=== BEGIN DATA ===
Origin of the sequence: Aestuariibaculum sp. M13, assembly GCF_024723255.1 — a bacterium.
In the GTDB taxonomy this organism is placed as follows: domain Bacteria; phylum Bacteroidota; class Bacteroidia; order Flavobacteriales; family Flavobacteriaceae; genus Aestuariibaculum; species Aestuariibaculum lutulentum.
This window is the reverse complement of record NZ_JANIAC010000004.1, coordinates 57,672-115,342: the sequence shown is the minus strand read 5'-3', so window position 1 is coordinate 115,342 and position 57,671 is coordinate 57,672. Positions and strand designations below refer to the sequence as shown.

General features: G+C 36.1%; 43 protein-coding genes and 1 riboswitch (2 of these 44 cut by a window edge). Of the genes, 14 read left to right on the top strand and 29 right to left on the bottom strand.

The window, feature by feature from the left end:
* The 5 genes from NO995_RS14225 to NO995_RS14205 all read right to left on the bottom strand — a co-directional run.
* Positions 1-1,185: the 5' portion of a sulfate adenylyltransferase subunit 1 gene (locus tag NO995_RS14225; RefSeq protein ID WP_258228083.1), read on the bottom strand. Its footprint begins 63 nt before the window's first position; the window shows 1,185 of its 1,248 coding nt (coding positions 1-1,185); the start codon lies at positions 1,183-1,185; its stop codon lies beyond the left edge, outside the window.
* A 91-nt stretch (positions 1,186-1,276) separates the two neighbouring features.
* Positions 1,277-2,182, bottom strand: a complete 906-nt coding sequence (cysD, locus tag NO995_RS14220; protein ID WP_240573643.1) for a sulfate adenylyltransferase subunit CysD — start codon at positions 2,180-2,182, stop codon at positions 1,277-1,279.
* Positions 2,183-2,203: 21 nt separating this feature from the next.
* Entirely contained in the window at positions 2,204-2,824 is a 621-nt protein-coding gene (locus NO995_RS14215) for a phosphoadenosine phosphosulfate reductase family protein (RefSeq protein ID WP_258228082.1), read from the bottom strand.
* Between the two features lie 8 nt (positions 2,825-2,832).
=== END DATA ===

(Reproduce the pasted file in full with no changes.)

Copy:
Origin of the sequence: Aestuariibaculum sp. M13, assembly GCF_024723255.1 — a bacterium.
In the GTDB taxonomy this organism is placed as follows: domain Bacteria; phylum Bacteroidota; class Bacteroidia; order Flavobacteriales; family Flavobacteriaceae; genus Aestuariibaculum; species Aestuariibaculum lutulentum.
This window is the reverse complement of record NZ_JANIAC010000004.1, coordinates 57,672-115,342: the sequence shown is the minus strand read 5'-3', so window position 1 is coordinate 115,342 and position 57,671 is coordinate 57,672. Positions and strand designations below refer to the sequence as shown.

General features: G+C 36.1%; 43 protein-coding genes and 1 riboswitch (2 of these 44 cut by a window edge). Of the genes, 14 read left to right on the top strand and 29 right to left on the bottom strand.

The window, feature by feature from the left end:
* The 5 genes from NO995_RS14225 to NO995_RS14205 all read right to left on the bottom strand — a co-directional run.
* Positions 1-1,185: the 5' portion of a sulfate adenylyltransferase subunit 1 gene (locus tag NO995_RS14225; RefSeq protein ID WP_258228083.1), read on the bottom strand. Its footprint begins 63 nt before the window's first position; the window shows 1,185 of its 1,248 coding nt (coding positions 1-1,185); the start codon lies at positions 1,183-1,185; its stop codon lies beyond the left edge, outside the window.
* A 91-nt stretch (positions 1,186-1,276) separates the two neighbouring features.
* Positions 1,277-2,182, bottom strand: a complete 906-nt coding sequence (cysD, locus tag NO995_RS14220; protein ID WP_240573643.1) for a sulfate adenylyltransferase subunit CysD — start codon at positions 2,180-2,182, stop codon at positions 1,277-1,279.
* Positions 2,183-2,203: 21 nt separating this feature from the next.
* Entirely contained in the window at positions 2,204-2,824 is a 621-nt protein-coding gene (locus NO995_RS14215) for a phosphoadenosine phosphosulfate reductase family protein (RefSeq protein ID WP_258228082.1), read from the bottom strand.
* Between the two features lie 8 nt (positions 2,825-2,832).